UNISONActive is an unofficial blog produced by UNISON activists for UNISON activists. Bringing news, briefings and events from a progressive left perspective.

Monday, 21 February 2011

Massive public sector cuts and threats to workers' rights ignite protests in Wisconsin

Report from a UNISONActive reader in Washington DC: Last week massive labor protests overwhelmed Wisconsin’s state capitol.

On Thursday 30,000 teachers, students, and state and municipal workers took part in a noontime rally at the state house in Madison: http://content.usatoday.com/communities/theoval/post/2011/02/obama-republicans-face-off-over-unions-in-wisconsin/1

Wisconsin Republican Governor Scott Walker is attempting to eliminate almost all collective bargaining rights for most public workers as well as slash their pay and benefits.

Another 20,000 people took part in a rally Thursday night at the state capitol. Firefighters, police officers, teachers, nurses, steel workers, and students have been standing together in historical unity against the proposed cuts. Public schools in Madison were closed for three days in a row as teachers continued to protest.

The Republican-controlled State Senate was scheduled to vote on the measure Thursday. But Democratic senators took an extraordinary move by refusing to show up for the vote – leaving the Republicans without a quorum. The Democratic senators have now left the state.

The chain of events that led to these protests should not be surprising. In January, the Republican-led legislature passed a whole host of tax cuts for multinational and out-of-state corporations. In early February the state government then announced it was suffering an enormous budget deficit, and in response proposed a plan that would ultimately cut the pay, cut the benefits, and cut the pensions of public employees – and do so by eliminating their collective bargaining rights.

This proposal would not just affect state employees, but also county and city employees, and teachers. The sweeping bill – largely unanticipated – came forward on Friday, February 11, and was going to be voted on this past Thursday. The wave of protests from such a broad spectrum of workers made the Democrat senators take heed. By leaving the state the vote cannot take place.

In the state where AFSCME - the American Federation of State and County Municipal Employees - was founded, there is now a bill on the table that would dramatically disempower unions. While the political parties themselves are not as strong in Wisconsin because of an independent tradition in that state, the unions play a significant role in shaping the debate on behalf of a public sector. They are institutions that defend a very strong public education system in Wisconsin.

Here are additional facts about Scott Walker’s attempt to bring massive cuts to the state’s public sector and break its unions:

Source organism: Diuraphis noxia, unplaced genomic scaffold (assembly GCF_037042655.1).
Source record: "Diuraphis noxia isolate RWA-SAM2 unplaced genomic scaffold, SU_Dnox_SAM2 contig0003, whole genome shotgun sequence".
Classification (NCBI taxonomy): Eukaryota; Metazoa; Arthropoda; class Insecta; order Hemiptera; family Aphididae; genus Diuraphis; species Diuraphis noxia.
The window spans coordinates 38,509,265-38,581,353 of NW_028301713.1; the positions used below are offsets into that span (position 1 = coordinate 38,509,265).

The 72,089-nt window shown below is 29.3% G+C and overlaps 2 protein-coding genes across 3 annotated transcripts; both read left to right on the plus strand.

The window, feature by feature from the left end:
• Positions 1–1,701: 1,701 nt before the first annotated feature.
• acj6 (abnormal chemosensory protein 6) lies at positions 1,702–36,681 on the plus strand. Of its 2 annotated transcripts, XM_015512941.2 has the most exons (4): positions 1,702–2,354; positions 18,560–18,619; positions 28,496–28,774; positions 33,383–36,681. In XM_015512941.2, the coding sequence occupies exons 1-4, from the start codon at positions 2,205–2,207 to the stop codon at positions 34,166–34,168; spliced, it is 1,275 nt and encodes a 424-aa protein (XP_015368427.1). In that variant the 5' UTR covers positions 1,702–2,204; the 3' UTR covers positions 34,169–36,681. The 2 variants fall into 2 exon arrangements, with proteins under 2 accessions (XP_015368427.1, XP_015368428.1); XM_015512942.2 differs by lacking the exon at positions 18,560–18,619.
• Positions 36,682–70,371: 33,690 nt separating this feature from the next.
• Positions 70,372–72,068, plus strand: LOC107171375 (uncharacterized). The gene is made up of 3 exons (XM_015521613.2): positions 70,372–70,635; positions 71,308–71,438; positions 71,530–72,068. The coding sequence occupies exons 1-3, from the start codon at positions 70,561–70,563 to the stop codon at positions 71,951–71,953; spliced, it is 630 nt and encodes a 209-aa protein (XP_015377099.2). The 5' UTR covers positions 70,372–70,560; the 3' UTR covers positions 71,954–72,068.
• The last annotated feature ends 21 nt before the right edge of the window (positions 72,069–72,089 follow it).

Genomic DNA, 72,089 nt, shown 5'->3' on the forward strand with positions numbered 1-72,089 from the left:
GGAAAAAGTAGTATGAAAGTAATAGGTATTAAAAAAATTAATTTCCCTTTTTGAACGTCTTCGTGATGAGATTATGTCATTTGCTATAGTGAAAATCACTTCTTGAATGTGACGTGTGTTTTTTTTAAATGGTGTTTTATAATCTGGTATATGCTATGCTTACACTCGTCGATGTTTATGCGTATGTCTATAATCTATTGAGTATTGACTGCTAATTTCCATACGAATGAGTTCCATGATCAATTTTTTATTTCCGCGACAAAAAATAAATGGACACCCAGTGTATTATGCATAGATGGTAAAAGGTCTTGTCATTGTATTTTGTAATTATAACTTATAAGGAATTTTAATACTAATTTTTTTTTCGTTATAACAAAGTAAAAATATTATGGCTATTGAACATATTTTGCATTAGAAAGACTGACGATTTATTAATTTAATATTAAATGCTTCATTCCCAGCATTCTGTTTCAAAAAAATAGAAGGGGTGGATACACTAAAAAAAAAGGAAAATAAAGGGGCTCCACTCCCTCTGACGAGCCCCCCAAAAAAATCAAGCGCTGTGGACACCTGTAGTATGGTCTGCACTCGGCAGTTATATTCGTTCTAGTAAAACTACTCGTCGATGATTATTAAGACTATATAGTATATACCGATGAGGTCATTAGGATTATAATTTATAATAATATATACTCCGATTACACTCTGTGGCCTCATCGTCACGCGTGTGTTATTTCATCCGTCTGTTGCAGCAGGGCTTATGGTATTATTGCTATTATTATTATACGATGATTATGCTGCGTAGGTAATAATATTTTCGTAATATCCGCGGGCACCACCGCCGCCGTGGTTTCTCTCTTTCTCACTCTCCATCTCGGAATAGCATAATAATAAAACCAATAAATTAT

1. Governor Walker's reckless proposal to limit collective bargaining for nurses, teachers, EMTs, and other workers in Wisconsin would mean fewer nurses at the bedside and more crowded classrooms. There would be fewer workers to process unemployment claims or make sure seniors receive their Social Security checks on time.

2. Workers are already sacrificing to keep Wisconsin running. Workers agreed to take 16 furlough days equal to a three percent pay cut. These furlough days and other cuts have already saved Wisconsin taxpayers over $100 million.

3. Scott Walker created the budget shortfall himself with giant tax breaks to corporations.

4. Teachers, nurses, bus drivers, and other workers in Wisconsin earn 4.8% less than their private sector counterparts. Wisconsin's pension, which workers pay into, is also fully funded. And many public employees do not collect Social Security.

5. Walker's attacks are part of a nationally coordinated campaign by political attack groups funded by big banks, big oil, big insurance companies, the U.S. Chamber of Commerce, and right-wing billionaires. These attacks are political payback to these groups for spending billions on last year's elections.

6. Scott Walker's proposal will destroy 10,000 private sector jobs. And Walker already destroyed more than 13,000 jobs by rejecting funding for a high-speed rail line.

7. Instead of scapegoating teachers, firefighters, and nurses, Wall Street and greedy corporate CEOs need to pay their fair share. 60 percent of Wisconsin corporations with revenues of $100 million or more pay no corporate income taxes. If large corporations in Wisconsin were paying taxes simply at the U.S. average, this would annually generate nearly $1 billion dollars in additional revenue.

See videos of the protest here:

Also watch this video from Madison - note the children who are marching and think what an impact it will have on their lives, like young people in the civil rights movement: